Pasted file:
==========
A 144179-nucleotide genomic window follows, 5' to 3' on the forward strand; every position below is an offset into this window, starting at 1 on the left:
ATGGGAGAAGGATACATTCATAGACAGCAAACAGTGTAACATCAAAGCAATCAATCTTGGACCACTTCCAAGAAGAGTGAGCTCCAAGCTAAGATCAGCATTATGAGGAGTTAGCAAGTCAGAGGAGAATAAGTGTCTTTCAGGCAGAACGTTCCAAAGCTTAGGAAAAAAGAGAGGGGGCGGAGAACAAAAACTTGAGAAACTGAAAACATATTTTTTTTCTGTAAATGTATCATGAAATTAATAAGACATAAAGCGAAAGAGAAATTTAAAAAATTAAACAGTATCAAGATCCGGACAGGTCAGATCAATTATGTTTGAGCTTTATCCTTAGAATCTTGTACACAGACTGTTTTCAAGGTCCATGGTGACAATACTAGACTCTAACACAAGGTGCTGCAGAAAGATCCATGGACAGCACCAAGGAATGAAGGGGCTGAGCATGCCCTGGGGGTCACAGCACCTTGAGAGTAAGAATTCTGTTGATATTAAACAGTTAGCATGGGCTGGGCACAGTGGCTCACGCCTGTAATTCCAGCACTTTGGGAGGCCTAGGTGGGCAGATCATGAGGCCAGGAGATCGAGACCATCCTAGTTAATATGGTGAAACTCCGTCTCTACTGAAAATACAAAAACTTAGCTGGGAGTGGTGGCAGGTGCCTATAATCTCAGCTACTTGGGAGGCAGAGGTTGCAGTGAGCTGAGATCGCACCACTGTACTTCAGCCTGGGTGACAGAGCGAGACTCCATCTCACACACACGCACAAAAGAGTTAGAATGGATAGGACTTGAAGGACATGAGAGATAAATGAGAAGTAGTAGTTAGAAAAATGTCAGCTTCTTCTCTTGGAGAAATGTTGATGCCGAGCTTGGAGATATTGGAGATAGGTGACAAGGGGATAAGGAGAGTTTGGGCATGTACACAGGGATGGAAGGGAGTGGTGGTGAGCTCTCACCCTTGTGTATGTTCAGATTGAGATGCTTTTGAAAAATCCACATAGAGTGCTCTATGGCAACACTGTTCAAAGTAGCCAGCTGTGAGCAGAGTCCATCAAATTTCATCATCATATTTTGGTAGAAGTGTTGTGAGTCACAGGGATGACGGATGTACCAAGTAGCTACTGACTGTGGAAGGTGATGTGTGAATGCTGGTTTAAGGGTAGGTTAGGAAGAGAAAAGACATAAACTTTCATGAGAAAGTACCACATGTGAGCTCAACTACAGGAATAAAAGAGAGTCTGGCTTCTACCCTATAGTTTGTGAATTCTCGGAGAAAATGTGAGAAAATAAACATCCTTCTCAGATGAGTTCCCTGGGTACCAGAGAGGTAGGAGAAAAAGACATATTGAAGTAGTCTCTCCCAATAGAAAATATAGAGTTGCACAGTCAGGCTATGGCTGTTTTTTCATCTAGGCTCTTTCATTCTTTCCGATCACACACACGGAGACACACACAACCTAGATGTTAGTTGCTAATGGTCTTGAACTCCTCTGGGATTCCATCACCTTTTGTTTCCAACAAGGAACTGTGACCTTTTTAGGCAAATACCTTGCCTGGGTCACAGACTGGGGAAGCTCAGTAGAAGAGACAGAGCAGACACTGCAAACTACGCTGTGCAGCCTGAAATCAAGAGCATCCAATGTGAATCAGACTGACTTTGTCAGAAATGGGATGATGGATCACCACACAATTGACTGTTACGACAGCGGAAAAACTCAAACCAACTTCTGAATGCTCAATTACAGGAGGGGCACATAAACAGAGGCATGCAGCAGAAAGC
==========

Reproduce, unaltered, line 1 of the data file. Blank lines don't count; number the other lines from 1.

A 144179-nucleotide genomic window follows, 5' to 3' on the forward strand; every position below is an offset into this window, starting at 1 on the left: